The British public have been warned to expect long queues and be prepared to stand for many hours through the night as details are published on how they can attend the queen’s lying in state before the funeral on Monday.
By 8am on Wednesday — nine hours before the doors open — the line stretched to between Lambeth Bridge and Westminster Bridge.
It is thought the queue might eventually reach more than six kilometres up the Thames and beyond Tower Bridge towards Southwark Park in Bermondsey.
The queen's coffin will be placed in London’s Westminster Hall and people will be able to file solemnly past 24 hours a day from 5pm on Wednesday until 6.30am on the day of the funeral — Monday, September 19.
The government has stressed that the queue will move continuously — with little chance to rest or sit down — and the line of those waiting is expected to stretch through central London.
What are the rules for attending the queen's lying in state?
The government urged people to “dress appropriately for the occasion to pay your respects”, banning clothes “with political or offensive slogans”.
“Please respect the dignity of this event and behave appropriately. You should remain silent while inside the Palace of Westminster,” it added.
Queue-jumpers and anyone drunk will be removed by stewards and police patrolling the lines.
Visitors will also face airport-style security checks, with tight restrictions on what can be taken in.
Flowers, tributes, candles, flags, photos, hampers, sleeping bags, blankets, folding chairs and camping equipment are all banned, with only one small bag with a simple opening or zip permitted for each person.
Where will the queen be lying in state?
Hundreds of thousands of people are flocking to the capital for the proceedings.
The queen’s closed coffin will rest on a raised platform, called a catafalque, in the ancient Westminster Hall in the Palace of Westminster, draped in the Royal Standard with the Orb and Sceptre placed on top.
Delays to public transport and road closures around the area are expected and people are being urged to check and plan accordingly.
“Please note that the queue is expected to be very long. You will need to stand for many hours, possibly overnight, with very little opportunity to sit down, as the queue will keep moving,” government guidance says.
It also asked people to think carefully about whether to take youngsters with them.
Details of the route for the queue will be published at 10pm on Tuesday, with full guidance on the gov.uk website.
The queue may close early to ensure as many visitors as possible can enter before the lying in state period comes to an end.
Step-free and accessible options are available for those who need them.
What do people waiting say?
The overwhelming sentiment among those waiting was a need to pay their respects, with many saying they had never really considered themselves royalists.
Small friendship groups had started to form among those waiting, with people offering around their snacks and keeping an eye on their neighbours' bags so they could take comfort breaks.
Kate Paysen, 58, flew in from Lisbon for the lying in state. “My father was in the army and I grew up in a royalist household, and I think it's important to come and be part of history. I think the queen for me always made me feel proud to be British,” she said.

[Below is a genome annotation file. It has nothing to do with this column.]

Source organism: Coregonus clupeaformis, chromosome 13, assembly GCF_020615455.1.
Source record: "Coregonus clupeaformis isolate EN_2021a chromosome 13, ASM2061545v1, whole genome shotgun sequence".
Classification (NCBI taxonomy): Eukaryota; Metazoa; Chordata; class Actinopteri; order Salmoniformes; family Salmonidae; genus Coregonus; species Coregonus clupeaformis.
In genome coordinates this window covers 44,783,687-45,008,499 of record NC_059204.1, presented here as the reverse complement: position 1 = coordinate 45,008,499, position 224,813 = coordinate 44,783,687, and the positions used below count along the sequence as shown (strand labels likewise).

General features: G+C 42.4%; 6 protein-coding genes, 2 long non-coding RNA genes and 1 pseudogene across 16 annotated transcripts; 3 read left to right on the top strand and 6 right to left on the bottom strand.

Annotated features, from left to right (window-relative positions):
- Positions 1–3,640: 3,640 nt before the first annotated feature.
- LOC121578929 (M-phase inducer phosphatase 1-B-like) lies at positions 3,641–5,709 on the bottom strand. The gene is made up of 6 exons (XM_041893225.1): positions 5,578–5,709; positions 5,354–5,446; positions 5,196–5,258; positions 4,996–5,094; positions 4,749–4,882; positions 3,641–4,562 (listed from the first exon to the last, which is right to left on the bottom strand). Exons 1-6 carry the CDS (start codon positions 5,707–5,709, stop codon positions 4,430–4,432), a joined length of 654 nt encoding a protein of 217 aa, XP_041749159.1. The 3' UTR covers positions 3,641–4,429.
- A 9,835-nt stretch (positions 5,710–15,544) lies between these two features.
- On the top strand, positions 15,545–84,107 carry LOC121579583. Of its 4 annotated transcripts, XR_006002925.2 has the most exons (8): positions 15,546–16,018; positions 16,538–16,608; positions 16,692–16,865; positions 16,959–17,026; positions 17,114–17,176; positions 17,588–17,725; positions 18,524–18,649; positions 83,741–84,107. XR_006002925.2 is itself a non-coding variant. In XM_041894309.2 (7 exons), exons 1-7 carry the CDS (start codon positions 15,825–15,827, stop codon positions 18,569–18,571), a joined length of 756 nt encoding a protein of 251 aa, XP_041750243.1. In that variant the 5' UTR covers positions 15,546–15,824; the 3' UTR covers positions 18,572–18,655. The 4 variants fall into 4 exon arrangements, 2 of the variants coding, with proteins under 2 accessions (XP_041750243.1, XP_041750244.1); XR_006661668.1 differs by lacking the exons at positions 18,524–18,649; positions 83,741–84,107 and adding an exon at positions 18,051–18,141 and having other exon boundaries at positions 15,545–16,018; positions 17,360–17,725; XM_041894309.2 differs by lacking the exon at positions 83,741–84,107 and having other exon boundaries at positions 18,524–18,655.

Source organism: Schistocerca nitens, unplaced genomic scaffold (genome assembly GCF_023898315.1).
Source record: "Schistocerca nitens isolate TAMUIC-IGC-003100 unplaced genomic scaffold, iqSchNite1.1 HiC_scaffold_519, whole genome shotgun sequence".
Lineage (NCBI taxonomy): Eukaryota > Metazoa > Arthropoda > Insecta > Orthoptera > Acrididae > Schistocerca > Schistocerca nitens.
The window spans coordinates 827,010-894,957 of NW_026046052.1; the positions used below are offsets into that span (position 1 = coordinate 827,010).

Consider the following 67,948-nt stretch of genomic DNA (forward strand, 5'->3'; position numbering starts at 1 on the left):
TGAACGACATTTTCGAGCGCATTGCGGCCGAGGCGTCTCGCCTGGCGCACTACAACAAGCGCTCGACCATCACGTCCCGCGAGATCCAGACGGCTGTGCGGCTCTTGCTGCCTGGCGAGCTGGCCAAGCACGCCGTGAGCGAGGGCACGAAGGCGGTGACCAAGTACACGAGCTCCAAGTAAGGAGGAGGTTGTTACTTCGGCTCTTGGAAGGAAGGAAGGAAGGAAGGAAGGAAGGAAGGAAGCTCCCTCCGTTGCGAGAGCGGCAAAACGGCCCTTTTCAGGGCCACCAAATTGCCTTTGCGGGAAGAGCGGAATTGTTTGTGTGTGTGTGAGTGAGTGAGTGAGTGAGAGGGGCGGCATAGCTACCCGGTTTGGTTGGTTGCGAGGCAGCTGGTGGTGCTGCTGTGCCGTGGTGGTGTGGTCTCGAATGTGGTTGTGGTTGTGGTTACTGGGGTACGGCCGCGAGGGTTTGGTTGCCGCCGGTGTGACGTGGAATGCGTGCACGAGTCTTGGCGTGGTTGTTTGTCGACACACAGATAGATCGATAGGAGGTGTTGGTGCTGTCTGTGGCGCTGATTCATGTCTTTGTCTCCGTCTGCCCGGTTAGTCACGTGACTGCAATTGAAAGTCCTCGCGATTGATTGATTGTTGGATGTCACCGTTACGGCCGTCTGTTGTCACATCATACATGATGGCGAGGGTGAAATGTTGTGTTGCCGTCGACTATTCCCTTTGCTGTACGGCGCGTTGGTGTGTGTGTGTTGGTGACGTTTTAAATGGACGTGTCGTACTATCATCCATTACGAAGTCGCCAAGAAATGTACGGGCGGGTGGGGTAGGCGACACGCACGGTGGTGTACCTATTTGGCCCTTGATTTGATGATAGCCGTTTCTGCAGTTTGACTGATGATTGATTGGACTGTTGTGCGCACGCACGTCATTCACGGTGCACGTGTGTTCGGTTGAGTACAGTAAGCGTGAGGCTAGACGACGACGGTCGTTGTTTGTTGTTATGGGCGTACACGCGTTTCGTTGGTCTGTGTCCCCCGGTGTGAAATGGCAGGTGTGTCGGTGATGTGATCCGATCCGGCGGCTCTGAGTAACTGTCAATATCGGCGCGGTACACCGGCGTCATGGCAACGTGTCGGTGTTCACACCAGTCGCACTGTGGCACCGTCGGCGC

Gina Carver, from Tunbridge Wells, Kent, said: “To give up my day queuing is nothing compared to what she's done for 70 years — and she does feel like our grandmother. She was the face of reason, you always think things are going to be all right if she says it's all right.”
Helen Redding, from Sidcup, south-east London, said: “When the queen died I was shocked how much it meant to me. I felt like I had to be here, to be part of history and I didn't want to miss this opportunity to pay my respects.”
Rehearsals for the procession of Queen Elizabeth's coffin in London — in pictures
What to bring to Queen's lying in state?
Official guidance suggests that people should bring suitable clothing for the weather, food and drinks to have while queuing, a portable power bank for their mobile phone and any essential medication.
Only bags smaller than 40 centimetres by 30cm by 20cm will be allowed into the hall.
Larger bags can be left at the bag drop facility, but capacity is limited and waiting for a space will increase people’s queuing time, the guidelines stated.
Flasks or water bottles, except clear water bottles that must be emptied of their contents before the security search point, are prohibited inside, as are weapons, whistles, smoke canisters, air-horns and other such items.
The queen’s coffin will be guarded around the clock by units from the Sovereign’s Bodyguard, the Household Division, or Yeoman Warders of the Tower of London.
The ceremonial procession of the coffin to Westminster Hall will travel by Queen’s Gardens, The Mall, Horse Guards and Horse Guards Arch, Whitehall, Parliament Street, Parliament Square and New Palace Yard.
Members of the public can watch the procession at the ceremonial viewing areas along the processional route, or at a screening site in Hyde Park.
Viewing areas and the Hyde Park site will open at 11am on Wednesday and people will be admitted in order of arrival time.
Tributes will be left on site until all ceremonial activity has taken place and it is expected that flowers will be removed from park areas from seven to 14 days after the funeral.
Flowers that have deteriorated will be removed throughout and taken to the Hyde Park nursery for processing to prepare them for composting.